In theory, finding the Thevenin equivalent is more difficult because we can’t rely on lab equipment to do the work for us. On paper, the Thevenin equivalent resistance (R th) is easier to find. 1. If there is a load, remove it – Remember that Thevenin’s theorem applies to two terminal circuits.

## What is Thevenin’s theorem?

Thevenin’s theorem states that a two terminal circuit containing voltage sources, current sources, and resistors can be modeled as a voltage source in series with a resistor. The benefit of using a Thevenin equivalent is that it makes analyzing how a circuit interacts with other circuits a much simpler process.

## Is Thevenin’s equivalent fun?

See, Thevenin’s Equivalent is a lot of fun! Get good at this and you have mastered quite a few important engineering concepts! Thanks to Ryan Eatinger (reatinge@ksu.edu) for contribution of this lesson.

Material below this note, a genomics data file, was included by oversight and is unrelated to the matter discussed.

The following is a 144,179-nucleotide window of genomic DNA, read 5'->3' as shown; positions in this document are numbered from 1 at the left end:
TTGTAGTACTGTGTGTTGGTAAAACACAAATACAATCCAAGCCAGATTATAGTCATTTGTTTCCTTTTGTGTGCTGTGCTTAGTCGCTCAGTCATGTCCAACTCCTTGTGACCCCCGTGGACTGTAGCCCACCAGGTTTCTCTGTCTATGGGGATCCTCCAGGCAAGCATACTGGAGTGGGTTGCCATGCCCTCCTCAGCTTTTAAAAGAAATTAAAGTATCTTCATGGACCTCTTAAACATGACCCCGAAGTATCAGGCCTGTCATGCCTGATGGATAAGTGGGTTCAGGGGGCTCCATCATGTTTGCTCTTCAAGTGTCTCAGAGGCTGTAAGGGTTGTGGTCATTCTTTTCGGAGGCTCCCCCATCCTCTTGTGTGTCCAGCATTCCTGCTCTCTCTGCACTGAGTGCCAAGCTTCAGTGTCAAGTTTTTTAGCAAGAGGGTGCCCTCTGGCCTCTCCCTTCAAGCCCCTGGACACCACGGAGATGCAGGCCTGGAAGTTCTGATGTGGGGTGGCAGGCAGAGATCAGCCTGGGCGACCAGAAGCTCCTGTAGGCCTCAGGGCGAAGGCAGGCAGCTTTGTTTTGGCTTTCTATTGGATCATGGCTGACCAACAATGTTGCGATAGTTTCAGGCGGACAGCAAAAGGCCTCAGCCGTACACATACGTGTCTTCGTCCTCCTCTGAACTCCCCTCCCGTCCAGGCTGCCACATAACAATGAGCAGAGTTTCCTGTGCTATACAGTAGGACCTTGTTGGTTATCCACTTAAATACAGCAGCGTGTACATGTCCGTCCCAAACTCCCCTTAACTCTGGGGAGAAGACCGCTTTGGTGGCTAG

## How to find the Thevenin equivalent voltage?

4. To find the Thevenin equivalent voltage, we put the voltage source back in and find the voltage across the still open spot where we had the resistor. We were able to simplify the circuit by finding the equivalent parallel resistance of the 200 and 300 ohm resistors, and then we noticed that the voltage across those resistors is actually the Thevenin Voltage. With some simple Ohm’s Law, we calculate it out to 5.45V. ( 1)

## What does Thevenin do?